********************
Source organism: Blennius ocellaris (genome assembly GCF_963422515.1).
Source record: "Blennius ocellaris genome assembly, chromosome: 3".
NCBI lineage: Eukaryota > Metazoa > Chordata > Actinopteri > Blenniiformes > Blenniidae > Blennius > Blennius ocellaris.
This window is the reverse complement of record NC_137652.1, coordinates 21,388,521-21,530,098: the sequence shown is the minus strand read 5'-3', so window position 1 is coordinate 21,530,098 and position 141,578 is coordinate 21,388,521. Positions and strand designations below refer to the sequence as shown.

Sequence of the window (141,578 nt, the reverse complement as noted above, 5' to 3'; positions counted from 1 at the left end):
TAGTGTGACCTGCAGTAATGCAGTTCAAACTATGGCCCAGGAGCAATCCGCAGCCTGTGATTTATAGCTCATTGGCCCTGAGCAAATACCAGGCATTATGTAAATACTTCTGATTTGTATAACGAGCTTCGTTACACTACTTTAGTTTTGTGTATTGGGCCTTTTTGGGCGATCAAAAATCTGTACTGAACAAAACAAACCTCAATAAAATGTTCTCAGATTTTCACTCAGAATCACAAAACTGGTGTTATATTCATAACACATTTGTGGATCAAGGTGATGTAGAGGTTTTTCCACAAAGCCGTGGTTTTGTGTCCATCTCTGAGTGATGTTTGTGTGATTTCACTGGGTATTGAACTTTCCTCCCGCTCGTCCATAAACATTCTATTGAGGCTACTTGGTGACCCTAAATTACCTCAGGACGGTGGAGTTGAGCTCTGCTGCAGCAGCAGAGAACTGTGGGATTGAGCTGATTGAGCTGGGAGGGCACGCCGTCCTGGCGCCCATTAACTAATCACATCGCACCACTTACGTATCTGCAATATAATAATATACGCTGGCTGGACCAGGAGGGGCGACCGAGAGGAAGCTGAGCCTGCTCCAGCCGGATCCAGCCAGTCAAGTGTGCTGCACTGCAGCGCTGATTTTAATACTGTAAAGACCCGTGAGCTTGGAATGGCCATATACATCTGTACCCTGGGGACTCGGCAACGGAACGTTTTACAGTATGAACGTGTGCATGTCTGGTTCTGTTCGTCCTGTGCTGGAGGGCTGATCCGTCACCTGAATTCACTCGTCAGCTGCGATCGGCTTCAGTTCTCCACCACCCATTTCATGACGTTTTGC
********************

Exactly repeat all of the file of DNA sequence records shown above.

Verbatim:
Source organism: Blennius ocellaris (genome assembly GCF_963422515.1).
Source record: "Blennius ocellaris genome assembly, chromosome: 3".
NCBI lineage: Eukaryota > Metazoa > Chordata > Actinopteri > Blenniiformes > Blenniidae > Blennius > Blennius ocellaris.
This window is the reverse complement of record NC_137652.1, coordinates 21,388,521-21,530,098: the sequence shown is the minus strand read 5'-3', so window position 1 is coordinate 21,530,098 and position 141,578 is coordinate 21,388,521. Positions and strand designations below refer to the sequence as shown.

Sequence of the window (141,578 nt, the reverse complement as noted above, 5' to 3'; positions counted from 1 at the left end):
TAGTGTGACCTGCAGTAATGCAGTTCAAACTATGGCCCAGGAGCAATCCGCAGCCTGTGATTTATAGCTCATTGGCCCTGAGCAAATACCAGGCATTATGTAAATACTTCTGATTTGTATAACGAGCTTCGTTACACTACTTTAGTTTTGTGTATTGGGCCTTTTTGGGCGATCAAAAATCTGTACTGAACAAAACAAACCTCAATAAAATGTTCTCAGATTTTCACTCAGAATCACAAAACTGGTGTTATATTCATAACACATTTGTGGATCAAGGTGATGTAGAGGTTTTTCCACAAAGCCGTGGTTTTGTGTCCATCTCTGAGTGATGTTTGTGTGATTTCACTGGGTATTGAACTTTCCTCCCGCTCGTCCATAAACATTCTATTGAGGCTACTTGGTGACCCTAAATTACCTCAGGACGGTGGAGTTGAGCTCTGCTGCAGCAGCAGAGAACTGTGGGATTGAGCTGATTGAGCTGGGAGGGCACGCCGTCCTGGCGCCCATTAACTAATCACATCGCACCACTTACGTATCTGCAATATAATAATATACGCTGGCTGGACCAGGAGGGGCGACCGAGAGGAAGCTGAGCCTGCTCCAGCCGGATCCAGCCAGTCAAGTGTGCTGCACTGCAGCGCTGATTTTAATACTGTAAAGACCCGTGAGCTTGGAATGGCCATATACATCTGTACCCTGGGGACTCGGCAACGGAACGTTTTACAGTATGAACGTGTGCATGTCTGGTTCTGTTCGTCCTGTGCTGGAGGGCTGATCCGTCACCTGAATTCACTCGTCAGCTGCGATCGGCTTCAGTTCTCCACCACCCATTTCATGACGTTTTGC